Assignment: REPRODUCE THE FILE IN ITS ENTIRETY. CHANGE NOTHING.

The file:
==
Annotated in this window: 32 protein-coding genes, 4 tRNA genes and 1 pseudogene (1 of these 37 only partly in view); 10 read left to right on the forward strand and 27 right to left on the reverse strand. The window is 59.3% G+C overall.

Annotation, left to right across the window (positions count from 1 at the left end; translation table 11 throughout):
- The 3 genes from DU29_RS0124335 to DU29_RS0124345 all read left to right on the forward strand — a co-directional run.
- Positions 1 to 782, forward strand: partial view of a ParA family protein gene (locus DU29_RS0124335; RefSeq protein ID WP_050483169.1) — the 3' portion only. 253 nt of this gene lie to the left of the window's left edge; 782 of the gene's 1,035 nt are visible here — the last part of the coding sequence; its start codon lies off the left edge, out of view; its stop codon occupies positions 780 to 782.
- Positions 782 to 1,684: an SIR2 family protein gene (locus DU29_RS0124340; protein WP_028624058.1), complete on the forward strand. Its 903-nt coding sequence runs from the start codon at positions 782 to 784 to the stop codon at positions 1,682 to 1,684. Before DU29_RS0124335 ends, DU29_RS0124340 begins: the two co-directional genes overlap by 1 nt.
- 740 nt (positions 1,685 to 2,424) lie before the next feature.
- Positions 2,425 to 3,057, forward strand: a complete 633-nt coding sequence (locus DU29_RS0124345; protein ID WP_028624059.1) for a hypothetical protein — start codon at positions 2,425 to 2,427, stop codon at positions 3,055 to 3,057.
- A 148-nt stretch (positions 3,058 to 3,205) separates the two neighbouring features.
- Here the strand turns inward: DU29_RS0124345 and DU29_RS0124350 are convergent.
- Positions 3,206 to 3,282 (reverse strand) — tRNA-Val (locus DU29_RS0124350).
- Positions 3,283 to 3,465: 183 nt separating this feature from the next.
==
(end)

Annotated in this window: 32 protein-coding genes, 4 tRNA genes and 1 pseudogene (1 of these 37 only partly in view); 10 read left to right on the forward strand and 27 right to left on the reverse strand. The window is 59.3% G+C overall.

Annotation, left to right across the window (positions count from 1 at the left end; translation table 11 throughout):
- The 3 genes from DU29_RS0124335 to DU29_RS0124345 all read left to right on the forward strand — a co-directional run.
- Positions 1 to 782, forward strand: partial view of a ParA family protein gene (locus DU29_RS0124335; RefSeq protein ID WP_050483169.1) — the 3' portion only. 253 nt of this gene lie to the left of the window's left edge; 782 of the gene's 1,035 nt are visible here — the last part of the coding sequence; its start codon lies off the left edge, out of view; its stop codon occupies positions 780 to 782.
- Positions 782 to 1,684: an SIR2 family protein gene (locus DU29_RS0124340; protein WP_028624058.1), complete on the forward strand. Its 903-nt coding sequence runs from the start codon at positions 782 to 784 to the stop codon at positions 1,682 to 1,684. Before DU29_RS0124335 ends, DU29_RS0124340 begins: the two co-directional genes overlap by 1 nt.
- 740 nt (positions 1,685 to 2,424) lie before the next feature.
- Positions 2,425 to 3,057, forward strand: a complete 633-nt coding sequence (locus DU29_RS0124345; protein ID WP_028624059.1) for a hypothetical protein — start codon at positions 2,425 to 2,427, stop codon at positions 3,055 to 3,057.
- A 148-nt stretch (positions 3,058 to 3,205) separates the two neighbouring features.
- Here the strand turns inward: DU29_RS0124345 and DU29_RS0124350 are convergent.
- Positions 3,206 to 3,282 (reverse strand) — tRNA-Val (locus DU29_RS0124350).
- Positions 3,283 to 3,465: 183 nt separating this feature from the next.